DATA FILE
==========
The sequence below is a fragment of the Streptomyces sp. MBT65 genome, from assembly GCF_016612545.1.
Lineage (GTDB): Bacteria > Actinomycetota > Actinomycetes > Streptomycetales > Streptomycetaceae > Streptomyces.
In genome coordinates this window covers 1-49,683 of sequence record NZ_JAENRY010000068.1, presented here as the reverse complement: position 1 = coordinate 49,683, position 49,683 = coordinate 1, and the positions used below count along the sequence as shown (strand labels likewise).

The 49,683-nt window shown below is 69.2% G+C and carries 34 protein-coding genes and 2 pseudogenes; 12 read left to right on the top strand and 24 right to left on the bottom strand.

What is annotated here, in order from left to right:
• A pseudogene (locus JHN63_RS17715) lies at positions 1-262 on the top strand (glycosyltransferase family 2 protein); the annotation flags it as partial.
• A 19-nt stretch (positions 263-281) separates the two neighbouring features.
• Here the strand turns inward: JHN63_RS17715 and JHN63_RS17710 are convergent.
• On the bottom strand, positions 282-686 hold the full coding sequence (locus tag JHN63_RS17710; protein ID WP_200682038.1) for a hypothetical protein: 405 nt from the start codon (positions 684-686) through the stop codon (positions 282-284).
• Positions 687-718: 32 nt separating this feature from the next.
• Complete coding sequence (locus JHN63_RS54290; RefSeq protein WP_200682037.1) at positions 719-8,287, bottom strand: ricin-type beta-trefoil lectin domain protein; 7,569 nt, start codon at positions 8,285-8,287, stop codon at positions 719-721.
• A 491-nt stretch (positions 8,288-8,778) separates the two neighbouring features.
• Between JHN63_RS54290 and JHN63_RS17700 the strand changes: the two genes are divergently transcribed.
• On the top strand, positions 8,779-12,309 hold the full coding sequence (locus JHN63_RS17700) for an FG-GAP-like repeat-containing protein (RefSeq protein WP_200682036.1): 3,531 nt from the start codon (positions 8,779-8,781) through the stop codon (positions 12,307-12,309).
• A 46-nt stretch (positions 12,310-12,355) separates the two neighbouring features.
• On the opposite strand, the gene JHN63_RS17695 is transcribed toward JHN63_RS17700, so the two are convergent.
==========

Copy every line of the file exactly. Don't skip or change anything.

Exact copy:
The sequence below is a fragment of the Streptomyces sp. MBT65 genome, from assembly GCF_016612545.1.
Lineage (GTDB): Bacteria > Actinomycetota > Actinomycetes > Streptomycetales > Streptomycetaceae > Streptomyces.
In genome coordinates this window covers 1-49,683 of sequence record NZ_JAENRY010000068.1, presented here as the reverse complement: position 1 = coordinate 49,683, position 49,683 = coordinate 1, and the positions used below count along the sequence as shown (strand labels likewise).

The 49,683-nt window shown below is 69.2% G+C and carries 34 protein-coding genes and 2 pseudogenes; 12 read left to right on the top strand and 24 right to left on the bottom strand.

What is annotated here, in order from left to right:
• A pseudogene (locus JHN63_RS17715) lies at positions 1-262 on the top strand (glycosyltransferase family 2 protein); the annotation flags it as partial.
• A 19-nt stretch (positions 263-281) separates the two neighbouring features.
• Here the strand turns inward: JHN63_RS17715 and JHN63_RS17710 are convergent.
• On the bottom strand, positions 282-686 hold the full coding sequence (locus tag JHN63_RS17710; protein ID WP_200682038.1) for a hypothetical protein: 405 nt from the start codon (positions 684-686) through the stop codon (positions 282-284).
• Positions 687-718: 32 nt separating this feature from the next.
• Complete coding sequence (locus JHN63_RS54290; RefSeq protein WP_200682037.1) at positions 719-8,287, bottom strand: ricin-type beta-trefoil lectin domain protein; 7,569 nt, start codon at positions 8,285-8,287, stop codon at positions 719-721.
• A 491-nt stretch (positions 8,288-8,778) separates the two neighbouring features.
• Between JHN63_RS54290 and JHN63_RS17700 the strand changes: the two genes are divergently transcribed.
• On the top strand, positions 8,779-12,309 hold the full coding sequence (locus JHN63_RS17700) for an FG-GAP-like repeat-containing protein (RefSeq protein WP_200682036.1): 3,531 nt from the start codon (positions 8,779-8,781) through the stop codon (positions 12,307-12,309).
• A 46-nt stretch (positions 12,310-12,355) separates the two neighbouring features.
• On the opposite strand, the gene JHN63_RS17695 is transcribed toward JHN63_RS17700, so the two are convergent.